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Posted: Dec 02, 2015
Viscous nanopores collapse according to universal law
(Nanowerk News) Viscous nanopores, tiny holes punctured in fluid membranes, collapse according to a universal law, a Purdue University study shows (Journal of the American Chemical Society, "Universal Scaling Law for the Collapse of Viscous Nanopores"). The finding could improve the design of nanopores for fast, inexpensive DNA analysis and sheds light on the biology of pores in cell membranes.
Typically just big enough to allow a single strand of DNA to pass through, viscous nanopores are powerful sensors of molecules and have applications in many areas of technology. Small pores often contract to minimize surface energy, a behavior that plays a key role in nature and technology. But visualizing how nanopores shrink and collapse is difficult after their radius contracts smaller than 10 nanometers, thousands of times smaller than a red blood cell.
Carlos Corvalan, associate professor of food science, and his team used high-fidelity computer simulations to get an inside look at the physics that govern the closing of nanopores. The simulations showed that nanopores collapse following a universal law that scales according to the pore radius.
"With this knowledge, we could design better and cheaper ways of making nanopores that will speed up DNA analysis," Corvalan said. "This could also open the door to understanding how pores in cell membranes behave."
Nanopores drilled through a sheet of silicon provide a quick, cost-effective way to analyze DNA, RNA and proteins, which are "read" as they pass through the pore.
One challenge of this technology, however, is that nanopores are too small to be made. Instead, researchers make a larger hole and gradually shrink it, stopping when it reaches the desired size. This process could be optimized if the physics that controls the collapse of nanopores was clearly understood.
Corvalan's team used a Purdue supercomputer to uncover the nanoscale details of what happens inside the pore as it closes. Using data such as initial pore radius, shape and the thickness of the membrane allowed the computer to simulate a pore's collapse and showed the team the physics underpinning the process.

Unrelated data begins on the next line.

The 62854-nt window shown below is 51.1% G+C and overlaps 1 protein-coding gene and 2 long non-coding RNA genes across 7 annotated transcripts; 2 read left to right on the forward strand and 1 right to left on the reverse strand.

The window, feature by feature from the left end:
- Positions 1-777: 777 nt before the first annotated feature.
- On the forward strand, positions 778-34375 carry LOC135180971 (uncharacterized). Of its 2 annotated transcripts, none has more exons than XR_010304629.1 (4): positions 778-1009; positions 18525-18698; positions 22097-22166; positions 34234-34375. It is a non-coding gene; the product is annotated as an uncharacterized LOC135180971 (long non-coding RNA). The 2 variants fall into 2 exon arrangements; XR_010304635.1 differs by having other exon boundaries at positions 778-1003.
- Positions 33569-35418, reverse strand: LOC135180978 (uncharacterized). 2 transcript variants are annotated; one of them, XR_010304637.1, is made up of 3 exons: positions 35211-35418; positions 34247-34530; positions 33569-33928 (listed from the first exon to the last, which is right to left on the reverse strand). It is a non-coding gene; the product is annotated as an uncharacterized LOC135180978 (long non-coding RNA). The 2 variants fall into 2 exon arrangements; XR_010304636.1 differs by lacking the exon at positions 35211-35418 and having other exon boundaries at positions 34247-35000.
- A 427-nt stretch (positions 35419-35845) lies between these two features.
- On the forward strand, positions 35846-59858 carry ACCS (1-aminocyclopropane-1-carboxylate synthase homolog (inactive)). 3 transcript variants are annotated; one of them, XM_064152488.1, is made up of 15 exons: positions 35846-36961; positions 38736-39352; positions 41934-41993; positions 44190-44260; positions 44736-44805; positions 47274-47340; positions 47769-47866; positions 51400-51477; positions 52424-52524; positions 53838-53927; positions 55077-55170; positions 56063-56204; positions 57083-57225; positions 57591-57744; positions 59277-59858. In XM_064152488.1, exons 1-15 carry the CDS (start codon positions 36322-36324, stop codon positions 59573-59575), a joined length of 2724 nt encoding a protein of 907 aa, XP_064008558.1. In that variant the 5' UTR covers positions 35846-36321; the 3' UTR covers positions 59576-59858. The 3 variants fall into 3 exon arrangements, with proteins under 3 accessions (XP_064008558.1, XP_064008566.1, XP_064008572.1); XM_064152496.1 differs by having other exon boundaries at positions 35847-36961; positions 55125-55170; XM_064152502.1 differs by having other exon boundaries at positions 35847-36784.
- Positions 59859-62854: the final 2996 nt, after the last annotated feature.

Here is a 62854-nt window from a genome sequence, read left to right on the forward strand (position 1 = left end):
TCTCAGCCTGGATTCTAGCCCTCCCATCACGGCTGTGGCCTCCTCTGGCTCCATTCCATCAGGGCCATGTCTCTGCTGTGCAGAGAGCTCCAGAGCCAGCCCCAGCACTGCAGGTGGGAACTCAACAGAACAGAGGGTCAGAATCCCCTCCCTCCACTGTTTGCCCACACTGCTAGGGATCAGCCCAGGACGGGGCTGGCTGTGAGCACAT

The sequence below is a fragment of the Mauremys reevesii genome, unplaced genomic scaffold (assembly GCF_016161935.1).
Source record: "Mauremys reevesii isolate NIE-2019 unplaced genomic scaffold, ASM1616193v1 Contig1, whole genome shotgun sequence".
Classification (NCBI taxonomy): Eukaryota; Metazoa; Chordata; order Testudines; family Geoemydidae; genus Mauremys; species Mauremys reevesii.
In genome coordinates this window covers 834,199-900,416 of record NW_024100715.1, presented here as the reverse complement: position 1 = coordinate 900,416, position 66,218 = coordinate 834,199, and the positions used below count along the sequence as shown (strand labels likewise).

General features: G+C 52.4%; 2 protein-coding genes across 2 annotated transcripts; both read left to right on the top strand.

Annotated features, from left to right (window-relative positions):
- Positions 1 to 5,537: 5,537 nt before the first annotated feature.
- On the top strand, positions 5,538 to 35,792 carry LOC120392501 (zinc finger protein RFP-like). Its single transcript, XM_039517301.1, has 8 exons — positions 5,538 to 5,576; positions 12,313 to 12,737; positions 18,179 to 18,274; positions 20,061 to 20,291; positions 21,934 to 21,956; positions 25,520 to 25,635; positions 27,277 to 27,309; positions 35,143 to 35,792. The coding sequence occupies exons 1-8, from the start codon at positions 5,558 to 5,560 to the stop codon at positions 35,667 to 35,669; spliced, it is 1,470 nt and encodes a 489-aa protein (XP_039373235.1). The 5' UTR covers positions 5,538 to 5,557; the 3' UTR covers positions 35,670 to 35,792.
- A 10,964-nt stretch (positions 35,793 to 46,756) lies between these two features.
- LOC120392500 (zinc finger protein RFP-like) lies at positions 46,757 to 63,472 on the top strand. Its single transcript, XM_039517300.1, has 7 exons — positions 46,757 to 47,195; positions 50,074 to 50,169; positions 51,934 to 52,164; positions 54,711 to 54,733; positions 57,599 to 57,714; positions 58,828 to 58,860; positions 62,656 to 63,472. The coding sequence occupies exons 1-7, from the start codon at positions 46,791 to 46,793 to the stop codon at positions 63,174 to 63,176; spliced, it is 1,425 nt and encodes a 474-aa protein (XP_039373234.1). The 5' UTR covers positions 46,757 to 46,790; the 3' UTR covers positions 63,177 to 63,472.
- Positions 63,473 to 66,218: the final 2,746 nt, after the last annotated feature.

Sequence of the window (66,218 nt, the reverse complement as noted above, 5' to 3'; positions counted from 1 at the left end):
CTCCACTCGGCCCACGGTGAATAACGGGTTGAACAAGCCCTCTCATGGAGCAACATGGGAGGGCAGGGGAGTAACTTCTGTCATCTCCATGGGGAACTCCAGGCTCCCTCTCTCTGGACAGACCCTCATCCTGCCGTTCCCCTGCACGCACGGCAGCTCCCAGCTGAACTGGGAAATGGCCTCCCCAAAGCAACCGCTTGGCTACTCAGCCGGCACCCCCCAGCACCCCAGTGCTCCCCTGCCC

"Computer simulations help complement what we can't measure," he said. "Some things that happen at the surface can be measured, and if we can reproduce those, we are more confident that the other things we see in the simulation will be correct."
To the team's surprise, collapse of a pore follows a universal law based on the pore's initial radius. This law describes the collapse of any viscous nanopore regardless of its shape - spherical, cylindrical, triangular - or the thickness of the fluid sheet encompassing it.
"The beauty of the universal law is that after a brief transition at the beginning, everything collapses according to a constant rate," said Corvalan, who is also a courtesy associate professor of agricultural and biological engineering.
The finding offers researchers the ability to fine-tune the process of creating pores as nanosensors and could also help biologists understand how nanopores in cell membranes function. Nanopores serve as cells' connection to the outside world, enabling the exchange of materials between a cell and its exterior.
One method of destroying harmful microorganisms such as food pathogens is to make holes in bacterial membranes, a process known as electroporation. If the hole is too small, however, it may collapse and heal rather than open wider, killing the pathogen.
What makes a nanopore collapse? The answer lies in a basic principle of physics: Unless outside forces are at work, everything tries to use as little energy as possible. If a pore is small enough, it will collapse due to surface tension. If it's too large, then opening wider requires less energy than closing.
"That's why when you puncture a bubble, it will break," Corvalan said. "And that's why if the pore in a bacterial cell membrane is large enough, the cell will die."